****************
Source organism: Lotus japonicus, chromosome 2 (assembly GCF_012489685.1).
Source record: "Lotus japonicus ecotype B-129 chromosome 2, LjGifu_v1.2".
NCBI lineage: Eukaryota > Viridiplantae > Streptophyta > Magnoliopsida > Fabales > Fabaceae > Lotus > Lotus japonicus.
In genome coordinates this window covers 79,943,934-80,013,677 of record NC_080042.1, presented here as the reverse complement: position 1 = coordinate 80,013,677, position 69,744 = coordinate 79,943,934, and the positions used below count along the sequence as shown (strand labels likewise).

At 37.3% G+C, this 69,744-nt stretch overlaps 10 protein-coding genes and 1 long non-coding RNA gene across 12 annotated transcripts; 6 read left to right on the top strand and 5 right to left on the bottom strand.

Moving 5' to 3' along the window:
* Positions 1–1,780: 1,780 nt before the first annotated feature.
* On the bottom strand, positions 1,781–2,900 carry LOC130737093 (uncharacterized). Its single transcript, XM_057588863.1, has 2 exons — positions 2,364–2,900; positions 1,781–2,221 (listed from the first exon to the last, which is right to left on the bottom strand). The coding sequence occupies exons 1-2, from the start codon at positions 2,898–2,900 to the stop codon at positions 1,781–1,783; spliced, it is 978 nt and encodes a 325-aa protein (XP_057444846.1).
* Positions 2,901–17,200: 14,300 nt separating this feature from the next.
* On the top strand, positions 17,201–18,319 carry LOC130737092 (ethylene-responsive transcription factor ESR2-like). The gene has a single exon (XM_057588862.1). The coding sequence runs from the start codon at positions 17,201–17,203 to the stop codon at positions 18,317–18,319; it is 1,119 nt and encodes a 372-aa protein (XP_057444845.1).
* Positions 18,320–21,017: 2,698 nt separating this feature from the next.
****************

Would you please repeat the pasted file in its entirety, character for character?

Source organism: Lotus japonicus, chromosome 2 (assembly GCF_012489685.1).
Source record: "Lotus japonicus ecotype B-129 chromosome 2, LjGifu_v1.2".
NCBI lineage: Eukaryota > Viridiplantae > Streptophyta > Magnoliopsida > Fabales > Fabaceae > Lotus > Lotus japonicus.
In genome coordinates this window covers 79,943,934-80,013,677 of record NC_080042.1, presented here as the reverse complement: position 1 = coordinate 80,013,677, position 69,744 = coordinate 79,943,934, and the positions used below count along the sequence as shown (strand labels likewise).

At 37.3% G+C, this 69,744-nt stretch overlaps 10 protein-coding genes and 1 long non-coding RNA gene across 12 annotated transcripts; 6 read left to right on the top strand and 5 right to left on the bottom strand.

Moving 5' to 3' along the window:
* Positions 1–1,780: 1,780 nt before the first annotated feature.
* On the bottom strand, positions 1,781–2,900 carry LOC130737093 (uncharacterized). Its single transcript, XM_057588863.1, has 2 exons — positions 2,364–2,900; positions 1,781–2,221 (listed from the first exon to the last, which is right to left on the bottom strand). The coding sequence occupies exons 1-2, from the start codon at positions 2,898–2,900 to the stop codon at positions 1,781–1,783; spliced, it is 978 nt and encodes a 325-aa protein (XP_057444846.1).
* Positions 2,901–17,200: 14,300 nt separating this feature from the next.
* On the top strand, positions 17,201–18,319 carry LOC130737092 (ethylene-responsive transcription factor ESR2-like). The gene has a single exon (XM_057588862.1). The coding sequence runs from the start codon at positions 17,201–17,203 to the stop codon at positions 18,317–18,319; it is 1,119 nt and encodes a 372-aa protein (XP_057444845.1).
* Positions 18,320–21,017: 2,698 nt separating this feature from the next.